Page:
Clearwater, FL. GAI worked with the City of Clearwater to redevelop the gateway entrance into downtown along Cleveland Street. Implemented in 2019 from GAI’s master plan for the Cleveland Street Streetscape project, two driving lanes between Missouri Avenue and Gulf to Bay Boulevard were removed to allow for buffered bike lanes and wider sidewalks.

Two Stage Left Turn Box
Source: BikePGH video – How to Use the 2-Stage Left Turn Box

Pittsburgh, PA. As part of the Highland Avenue and East Liberty Boulevard intersection reconfiguration/safety improvement project, GAI worked with the Urban Redevelopment Authority to study, design, and ultimately deliver the first use of two-stage left turn boxes within the City of Pittsburgh. Making a left turn is often one of the most challenging maneuvers for cyclists and implementing a two-stage turn eliminates the conflicts with opposing through traffic. The application worked so well at this intersection that BikePGH, a local advocacy group, posted an informational video on how to use the two-stage left turn box within a week of opening the intersection to traffic. The project started as Pittsburgh Public School’s Obama Academy of International Studies and the School District’s desire to provide safer transit and bicycle/pedestrian options for students and the community.

Wauwatosa, WI. GAI led the visioning for the complete redesign of park space, six gateway intersections, and more than 6,000 linear feet of streetscape in the historic Wauwatosa Village. GAI’s solutions represent many progressive ideas, such as roadway realignments and road diets, low-impact rain gardens, shared space street designs, parklets, integrated cycle trails, and reverse-angle parking on two primary shopping streets. The project was completed in 2019 and won the Wisconsin Chapter American Society of Landscape Architects 2020 Design Merit Award.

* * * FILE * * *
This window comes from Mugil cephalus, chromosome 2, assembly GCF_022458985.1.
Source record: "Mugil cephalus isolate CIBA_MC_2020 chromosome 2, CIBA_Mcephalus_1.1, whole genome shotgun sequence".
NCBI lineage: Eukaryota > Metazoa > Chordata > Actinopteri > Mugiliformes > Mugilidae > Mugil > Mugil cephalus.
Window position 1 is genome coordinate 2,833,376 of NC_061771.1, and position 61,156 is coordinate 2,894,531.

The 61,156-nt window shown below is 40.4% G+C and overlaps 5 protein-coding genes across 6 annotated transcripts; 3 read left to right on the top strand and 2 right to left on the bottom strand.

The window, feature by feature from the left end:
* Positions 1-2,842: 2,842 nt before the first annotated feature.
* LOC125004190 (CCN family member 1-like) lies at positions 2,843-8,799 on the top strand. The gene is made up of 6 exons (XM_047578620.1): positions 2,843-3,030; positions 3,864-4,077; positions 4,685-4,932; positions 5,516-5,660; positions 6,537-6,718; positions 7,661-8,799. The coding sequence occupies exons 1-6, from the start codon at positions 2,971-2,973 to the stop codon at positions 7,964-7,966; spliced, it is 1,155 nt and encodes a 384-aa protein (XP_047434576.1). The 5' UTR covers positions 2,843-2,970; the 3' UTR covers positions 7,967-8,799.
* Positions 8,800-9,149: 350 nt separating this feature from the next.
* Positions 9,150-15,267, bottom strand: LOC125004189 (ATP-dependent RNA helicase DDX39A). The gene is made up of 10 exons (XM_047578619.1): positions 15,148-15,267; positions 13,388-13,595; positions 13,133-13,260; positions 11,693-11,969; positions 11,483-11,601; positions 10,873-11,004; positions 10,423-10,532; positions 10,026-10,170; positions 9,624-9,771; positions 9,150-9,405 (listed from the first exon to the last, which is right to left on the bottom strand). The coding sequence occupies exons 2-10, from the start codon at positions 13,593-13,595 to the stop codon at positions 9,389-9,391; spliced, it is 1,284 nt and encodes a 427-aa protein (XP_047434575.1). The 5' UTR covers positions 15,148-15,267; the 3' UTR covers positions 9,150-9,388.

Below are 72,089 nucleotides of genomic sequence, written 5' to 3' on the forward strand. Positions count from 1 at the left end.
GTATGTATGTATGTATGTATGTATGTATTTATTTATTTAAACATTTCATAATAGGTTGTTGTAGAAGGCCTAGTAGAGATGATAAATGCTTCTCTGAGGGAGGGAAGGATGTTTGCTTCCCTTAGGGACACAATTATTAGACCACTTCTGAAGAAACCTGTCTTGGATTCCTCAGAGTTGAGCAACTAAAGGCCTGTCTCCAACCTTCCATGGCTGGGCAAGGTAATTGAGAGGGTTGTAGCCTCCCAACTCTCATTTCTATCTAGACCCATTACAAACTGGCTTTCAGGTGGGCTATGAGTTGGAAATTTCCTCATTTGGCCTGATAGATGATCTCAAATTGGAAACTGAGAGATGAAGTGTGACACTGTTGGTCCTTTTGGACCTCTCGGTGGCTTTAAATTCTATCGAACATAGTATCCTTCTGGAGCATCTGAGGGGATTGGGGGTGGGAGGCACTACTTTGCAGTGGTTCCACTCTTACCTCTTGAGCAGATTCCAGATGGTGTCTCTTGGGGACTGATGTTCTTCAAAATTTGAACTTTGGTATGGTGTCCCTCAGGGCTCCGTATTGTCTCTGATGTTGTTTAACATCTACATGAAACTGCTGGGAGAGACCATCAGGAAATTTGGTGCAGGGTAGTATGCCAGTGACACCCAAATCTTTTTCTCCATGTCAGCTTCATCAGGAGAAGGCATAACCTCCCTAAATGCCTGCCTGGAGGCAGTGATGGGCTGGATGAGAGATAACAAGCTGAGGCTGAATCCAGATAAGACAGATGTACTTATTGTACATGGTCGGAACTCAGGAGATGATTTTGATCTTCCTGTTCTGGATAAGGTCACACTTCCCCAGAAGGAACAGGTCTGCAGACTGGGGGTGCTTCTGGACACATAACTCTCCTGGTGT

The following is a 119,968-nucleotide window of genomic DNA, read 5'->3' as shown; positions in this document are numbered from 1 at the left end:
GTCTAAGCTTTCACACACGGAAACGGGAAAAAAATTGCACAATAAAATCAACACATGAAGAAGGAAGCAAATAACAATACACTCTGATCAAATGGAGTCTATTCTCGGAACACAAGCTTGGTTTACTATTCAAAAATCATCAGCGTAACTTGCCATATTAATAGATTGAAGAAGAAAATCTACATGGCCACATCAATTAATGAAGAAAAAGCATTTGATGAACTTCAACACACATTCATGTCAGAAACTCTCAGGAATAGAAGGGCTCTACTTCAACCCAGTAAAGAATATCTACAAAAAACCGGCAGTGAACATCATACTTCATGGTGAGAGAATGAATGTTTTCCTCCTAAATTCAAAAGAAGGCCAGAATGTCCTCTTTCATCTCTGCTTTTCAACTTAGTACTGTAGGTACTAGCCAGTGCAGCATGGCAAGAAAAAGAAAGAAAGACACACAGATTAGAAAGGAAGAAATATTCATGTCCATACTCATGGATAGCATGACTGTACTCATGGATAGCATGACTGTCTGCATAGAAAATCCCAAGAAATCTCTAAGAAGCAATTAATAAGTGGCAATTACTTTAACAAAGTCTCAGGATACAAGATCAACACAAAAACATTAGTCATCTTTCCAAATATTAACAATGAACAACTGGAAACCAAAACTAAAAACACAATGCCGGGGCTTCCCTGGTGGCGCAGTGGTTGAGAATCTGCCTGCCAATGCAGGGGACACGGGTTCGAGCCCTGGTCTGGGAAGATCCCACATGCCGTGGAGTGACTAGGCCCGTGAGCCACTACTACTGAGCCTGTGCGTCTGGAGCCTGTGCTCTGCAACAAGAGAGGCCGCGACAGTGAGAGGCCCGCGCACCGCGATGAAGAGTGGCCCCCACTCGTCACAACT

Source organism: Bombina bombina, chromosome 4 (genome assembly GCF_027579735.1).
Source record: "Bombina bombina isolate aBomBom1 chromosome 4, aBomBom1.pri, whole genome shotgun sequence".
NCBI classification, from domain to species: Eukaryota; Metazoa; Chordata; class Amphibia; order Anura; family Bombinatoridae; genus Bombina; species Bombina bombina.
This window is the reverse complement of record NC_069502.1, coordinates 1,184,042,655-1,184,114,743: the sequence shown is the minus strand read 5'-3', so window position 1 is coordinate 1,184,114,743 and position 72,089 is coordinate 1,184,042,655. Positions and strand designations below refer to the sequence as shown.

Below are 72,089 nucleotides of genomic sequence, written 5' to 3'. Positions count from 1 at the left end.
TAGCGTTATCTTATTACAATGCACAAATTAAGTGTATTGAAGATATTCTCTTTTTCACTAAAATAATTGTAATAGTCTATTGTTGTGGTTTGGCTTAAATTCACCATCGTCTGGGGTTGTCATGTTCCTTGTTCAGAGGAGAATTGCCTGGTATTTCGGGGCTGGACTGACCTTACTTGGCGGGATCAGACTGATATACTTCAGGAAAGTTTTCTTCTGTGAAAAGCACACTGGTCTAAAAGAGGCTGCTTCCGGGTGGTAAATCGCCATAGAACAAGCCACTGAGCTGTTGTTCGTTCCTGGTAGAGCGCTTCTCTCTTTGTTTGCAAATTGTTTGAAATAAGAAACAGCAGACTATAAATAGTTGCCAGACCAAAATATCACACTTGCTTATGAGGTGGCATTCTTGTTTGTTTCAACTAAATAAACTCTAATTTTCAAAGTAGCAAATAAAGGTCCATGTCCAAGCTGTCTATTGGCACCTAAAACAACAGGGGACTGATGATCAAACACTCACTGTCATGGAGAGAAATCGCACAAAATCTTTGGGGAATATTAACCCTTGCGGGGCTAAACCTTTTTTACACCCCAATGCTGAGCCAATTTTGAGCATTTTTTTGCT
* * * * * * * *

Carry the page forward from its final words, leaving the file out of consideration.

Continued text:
KanawhaCharleston, WV. GAI worked with the City of Charleston to plan the Kanawha Trestle Walk and Bikeway System, a two-lane bikeway along Kanawha Boulevard from Pennsylvania Avenue to the Patrick Street Bridge. The project entails narrowing the existing four drive lanes and removing the grass median to make way for the new bikeway. The lane width reduction will also encourage safer and slower driving speeds.

Greenwood, IN. GAI helped provide professional engineering and design services to the City of Greenwood for Phase 3 of the $12.5 million road diet of Madison Avenue, a major north-south corridor leading into downtown, known locally as “Old Town.” A 1.5-mile segment of roadway was reduced from four lanes to two and incorporates a cycle track, pedestrian-friendly sidewalks, improved signage, landscaping including rain gardens and hybrid ditches, and other streetscape enhancements.

Fort Wayne, IN. Addressing the City of Fort Wayne’s desire to become more pedestrian and bicycle friendly, GAI designed and provided construction services for the widening of approximately 2 miles of Dupont Road from two to four lanes. To maintain the flow of traffic within this busy corridor while incorporating the characteristics of a “livable street,” GAI provided context-sensitive design solutions such as a multi-use trail, sidewalk, new traffic signals, decorative LED street lighting, raised medians, LID drainage improvements, and landscaping including street trees. The project also includes a pedestrian/cyclist underpass that facilitates safe access to the popular, adjacent Pufferbelly Trail. This project won the American Council of Engineering Companies (ACEC) of Indiana 2020 Merit Award.

With these bike lane projects, GAI continues to help make communities safer and more accommodating for cyclists. Look for more bike lane developments in neighborhoods near and around you soon. In the meantime, get out your bike and helmet, and take advantage of the bike-friendly features in your community. Have fun cycling, and be safe!